Thursday, Aug. 25, 2016 12:11 am
Tune in to fall
As the echoes of summer fade, autumn brings its own tune. There’s plenty of excellent live music in Springfield this time of year, from thrilling a cappella to the soulful oldies. Here’s the skinny on shows at some of Springfield’s biggest and most unique venues.
The Classic Nashville Roadshow brings all the twang of Johnny and June, Dolly, Hank, Loretta, Patsy and more to the Hoogland Center for the Arts at 3 p.m. on Sept. 11. (If you knew all of those performers without needing their last names, this show is for you.) Featuring the talented duo of Katie Deal and Jason Petty, the show will cover country classics and old gospel favorites from some of Nashville’s most acclaimed artists of yesteryear. Find more info at www.hcfta.org.
While all modern music is based on the songs of the past to some extent, folk music has a way of making the past present. To that end, check out Friction Farm at 3 p.m. on Sept. 1 at Lincoln Library. This modern folk duo of guitarist/vocalist Aidan Quinn and bassist/vocalist Christine Stay will sweep you away with warm harmonies and smart lyrics. A library may seem like an odd venue for a concert, but it’s apropos considering that Quinn and Stay are voracious readers who named their new album “I Read Your Book.” More details are at www.lincolnlibrary.info.
For a different flavor of folk, check out the modern-traditional group The Havana Cuba All-Stars. Using the energetic music of their home nation as a launchpad, the band expands on tradition with an infectious modern twist, and they seem to have a lot of fun doing it. They play at 8 p.m. Oct. 29 at Sangamon Auditorium. For more info, visit www.sangamonauditorium.org.
Also at Sangamon Auditorium are David Krakauer and Kathleen Tagg, who draw from folk to create a truly dynamic sound that defies genre. (The best we’ve come up with is “post-traditional hyperjazz.” We’ll workshop that one.) Their collaboration “Breath and Hammer” refers to Krakauer’s clarinet and Tagg’s piano – neither of which are played in a conventional manner. They take the stage at the auditorium at 8 p.m. on Nov. 11.
Shifting gears to a different form of folk, Elvin Bishop and Charlie Musselwhite play the blues like their dogs just left and their wives just died. When Musselwhite talks about the blues, he describes it as “real people makin’ real music.” Both men are Hall of Fame inductees – Bishop to the Rock & Roll Hall of Fame and Musselwhite to the Blues Music Hall of Fame. They’re blues masters through and through, and it shows in their music. They play Sangamon Auditorium at 8 p.m. Oct. 21.
If you like the classics but not quite as classic as the blues, Rick Springfield and Loverboy are probably more your style. Springfield is best known for his 1981 hit “Jessie’s Girl,” but his music career actually started more than a decade before that, and he has produced quite a catalog since then. He’ll hit the Prairie Capital Convention Center with Loverboy at 7 p.m. Oct. 14. Loverboy’s hit “Working For The Weekend” came out the same year as Springfield’s biggest hit and is a staple of classic rock stations and movie soundtracks. Get ticket info at www.springfieldpc3.com.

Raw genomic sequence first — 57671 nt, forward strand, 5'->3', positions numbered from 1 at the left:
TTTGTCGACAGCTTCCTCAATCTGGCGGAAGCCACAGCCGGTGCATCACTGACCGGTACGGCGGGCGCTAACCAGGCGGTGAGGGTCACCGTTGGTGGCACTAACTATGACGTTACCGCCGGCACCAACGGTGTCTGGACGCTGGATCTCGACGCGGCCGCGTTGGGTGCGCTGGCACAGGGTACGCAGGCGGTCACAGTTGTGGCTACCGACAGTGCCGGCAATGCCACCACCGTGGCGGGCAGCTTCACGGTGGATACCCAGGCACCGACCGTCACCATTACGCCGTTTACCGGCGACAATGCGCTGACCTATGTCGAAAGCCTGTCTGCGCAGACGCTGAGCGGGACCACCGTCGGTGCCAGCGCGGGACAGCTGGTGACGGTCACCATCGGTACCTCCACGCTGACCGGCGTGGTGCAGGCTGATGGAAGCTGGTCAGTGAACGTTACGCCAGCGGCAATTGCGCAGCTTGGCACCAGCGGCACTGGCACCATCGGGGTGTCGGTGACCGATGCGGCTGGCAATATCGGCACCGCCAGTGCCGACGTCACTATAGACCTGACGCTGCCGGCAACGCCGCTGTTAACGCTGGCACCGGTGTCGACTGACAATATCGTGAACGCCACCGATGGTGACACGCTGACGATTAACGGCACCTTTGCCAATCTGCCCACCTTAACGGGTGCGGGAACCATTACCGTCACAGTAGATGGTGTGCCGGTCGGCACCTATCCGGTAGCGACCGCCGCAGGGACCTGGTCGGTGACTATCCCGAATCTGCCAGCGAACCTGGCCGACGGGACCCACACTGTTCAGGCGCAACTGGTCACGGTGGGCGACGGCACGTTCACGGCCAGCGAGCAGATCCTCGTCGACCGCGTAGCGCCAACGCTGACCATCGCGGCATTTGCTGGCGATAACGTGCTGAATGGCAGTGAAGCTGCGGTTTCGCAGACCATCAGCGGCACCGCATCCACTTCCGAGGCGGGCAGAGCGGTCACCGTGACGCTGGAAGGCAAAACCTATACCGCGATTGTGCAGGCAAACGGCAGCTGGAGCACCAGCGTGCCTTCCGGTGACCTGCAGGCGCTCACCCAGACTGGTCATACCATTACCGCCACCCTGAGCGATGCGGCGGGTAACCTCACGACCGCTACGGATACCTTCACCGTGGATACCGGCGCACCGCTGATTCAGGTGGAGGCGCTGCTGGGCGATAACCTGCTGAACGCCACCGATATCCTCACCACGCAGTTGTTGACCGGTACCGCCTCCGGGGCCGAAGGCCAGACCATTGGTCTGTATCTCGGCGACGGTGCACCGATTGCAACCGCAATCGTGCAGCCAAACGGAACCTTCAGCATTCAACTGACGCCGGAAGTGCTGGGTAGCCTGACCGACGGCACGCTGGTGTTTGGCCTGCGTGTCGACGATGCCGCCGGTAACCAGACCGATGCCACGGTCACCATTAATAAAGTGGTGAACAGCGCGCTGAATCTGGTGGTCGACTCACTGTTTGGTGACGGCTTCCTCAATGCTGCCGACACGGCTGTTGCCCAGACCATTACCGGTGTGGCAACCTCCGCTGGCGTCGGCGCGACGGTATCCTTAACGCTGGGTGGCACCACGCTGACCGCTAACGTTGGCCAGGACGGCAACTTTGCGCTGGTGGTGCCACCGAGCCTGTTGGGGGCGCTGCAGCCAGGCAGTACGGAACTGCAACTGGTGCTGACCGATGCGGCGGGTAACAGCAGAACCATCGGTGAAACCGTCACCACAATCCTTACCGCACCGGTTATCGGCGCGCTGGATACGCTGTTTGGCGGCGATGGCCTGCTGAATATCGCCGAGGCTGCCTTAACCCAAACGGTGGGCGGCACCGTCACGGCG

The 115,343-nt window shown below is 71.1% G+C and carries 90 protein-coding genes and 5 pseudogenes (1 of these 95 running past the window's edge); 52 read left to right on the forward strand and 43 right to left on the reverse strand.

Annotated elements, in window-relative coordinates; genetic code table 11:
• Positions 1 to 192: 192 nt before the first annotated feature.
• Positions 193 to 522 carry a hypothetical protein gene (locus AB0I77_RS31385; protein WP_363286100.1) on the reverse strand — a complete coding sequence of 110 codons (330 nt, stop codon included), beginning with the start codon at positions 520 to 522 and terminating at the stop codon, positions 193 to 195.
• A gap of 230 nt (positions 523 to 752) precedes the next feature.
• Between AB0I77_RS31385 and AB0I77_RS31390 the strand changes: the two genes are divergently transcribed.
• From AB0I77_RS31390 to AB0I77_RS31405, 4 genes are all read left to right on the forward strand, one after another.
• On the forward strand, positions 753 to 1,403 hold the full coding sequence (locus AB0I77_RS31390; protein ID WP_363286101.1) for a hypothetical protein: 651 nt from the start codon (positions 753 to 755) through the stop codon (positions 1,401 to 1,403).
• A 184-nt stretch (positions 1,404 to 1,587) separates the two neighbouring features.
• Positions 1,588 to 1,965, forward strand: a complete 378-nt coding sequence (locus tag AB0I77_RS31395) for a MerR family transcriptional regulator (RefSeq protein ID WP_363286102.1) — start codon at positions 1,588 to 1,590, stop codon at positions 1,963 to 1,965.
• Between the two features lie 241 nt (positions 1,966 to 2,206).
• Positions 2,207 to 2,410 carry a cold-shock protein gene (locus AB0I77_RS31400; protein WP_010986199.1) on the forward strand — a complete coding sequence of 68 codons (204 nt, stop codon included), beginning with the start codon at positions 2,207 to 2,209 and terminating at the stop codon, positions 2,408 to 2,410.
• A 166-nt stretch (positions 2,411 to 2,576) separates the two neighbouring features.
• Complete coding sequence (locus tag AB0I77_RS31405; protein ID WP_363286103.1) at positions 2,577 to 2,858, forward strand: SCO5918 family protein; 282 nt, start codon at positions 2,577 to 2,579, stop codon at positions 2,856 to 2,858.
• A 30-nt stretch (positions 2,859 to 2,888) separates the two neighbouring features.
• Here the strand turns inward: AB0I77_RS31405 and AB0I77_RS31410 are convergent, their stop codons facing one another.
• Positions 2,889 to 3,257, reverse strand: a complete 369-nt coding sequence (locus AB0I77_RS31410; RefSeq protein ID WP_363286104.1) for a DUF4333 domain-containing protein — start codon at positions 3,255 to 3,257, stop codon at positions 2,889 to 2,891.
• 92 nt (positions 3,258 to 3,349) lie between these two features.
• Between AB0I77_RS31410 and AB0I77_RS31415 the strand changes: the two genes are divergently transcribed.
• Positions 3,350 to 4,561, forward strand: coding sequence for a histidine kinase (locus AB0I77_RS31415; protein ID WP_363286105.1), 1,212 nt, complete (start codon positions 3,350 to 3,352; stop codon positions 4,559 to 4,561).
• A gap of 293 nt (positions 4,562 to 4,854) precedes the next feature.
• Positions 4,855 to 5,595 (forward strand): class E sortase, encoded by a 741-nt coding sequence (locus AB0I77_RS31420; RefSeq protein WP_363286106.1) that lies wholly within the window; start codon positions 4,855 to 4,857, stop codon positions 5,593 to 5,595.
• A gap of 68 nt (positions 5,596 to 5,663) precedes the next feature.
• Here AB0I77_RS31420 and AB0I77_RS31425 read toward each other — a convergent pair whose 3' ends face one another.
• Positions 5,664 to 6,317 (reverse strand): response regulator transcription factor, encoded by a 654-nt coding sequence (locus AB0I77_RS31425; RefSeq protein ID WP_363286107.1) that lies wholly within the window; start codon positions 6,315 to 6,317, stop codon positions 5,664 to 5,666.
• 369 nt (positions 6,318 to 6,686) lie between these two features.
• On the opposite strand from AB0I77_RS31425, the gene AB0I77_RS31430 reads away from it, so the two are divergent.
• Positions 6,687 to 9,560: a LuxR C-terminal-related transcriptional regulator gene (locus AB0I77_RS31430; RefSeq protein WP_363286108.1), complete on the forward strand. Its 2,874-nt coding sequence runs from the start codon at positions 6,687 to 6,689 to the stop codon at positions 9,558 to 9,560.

Slick guitar riffs are great, but some people prefer a simpler sound: the human voice. A cappella (Italian for “according to the chapel”) derives from religious worship, but its modern incarnation takes many forms. Springfield’s own Sound Celebration Chorus puts on one heck of a show, blending more than 30 women’s voices into jaunty show tunes, jazz, rock, patriotic numbers and ballads. They grace the Hoogland Center for the Arts Oct. 1 at 2 p.m. and 7 p.m. Find more info at www.soundcelebrationchorus.org. Their male counterpart is the Land of Lincoln Barbershop Chorus, which puts on an equally impressive and fun show. (When both groups sing together, it’s a spectacular sound.) The Land of Lincoln Barbershop Chorus sings at 6:30 p.m. on Nov. 26 at the Illinois State Fairgrounds. Get details at www.landoflincolnchorus.org.
Vocalosity is an a cappella group of young, talented and diverse singers led by Deke Sharon, the singer, composer and teacher who served as music director for the 2012 hit film Pitch Perfect. The group’s contemporary take on a cappella adds some flair and movement, meaning you have to actually see them to fully experience them. Vocalosity storms Sangamon Auditorium at 7:30 on Oct. 19.
If underground music is more your speed, the Black Sheep Café is the spot. This all-ages venue is about as fresh as they come, featuring indy bands from Springfield and all over country, plus some from other countries. On Aug. 26, there’s Spooky Poo, Gadget, Bring On The Fall and Skunkworks. (We’d go just for the band names.) Next up is Pryss, Prom Nite, Stye, Say Something and Statues of the Dead on Aug. 31. Then there’s the Sept. 6 show with Kevin Seconds, Jeff Williams, Austin Connelly and Spooky Poo. On Sept. 18, the Black Sheep features Parsheika Robinson, Kiki Walker, Mario Cannamela, Austin Connelly and Nick Demarco. All shows start at 7 p.m. Details are at www.blacksheepspringfield.com.
There are many more shows and venues in Springfield and the surrounding area. Find info on these shows and dozens more online at www.events.illinoistimes.com.
Contact Patrick Yeagle at firstname.lastname@example.org.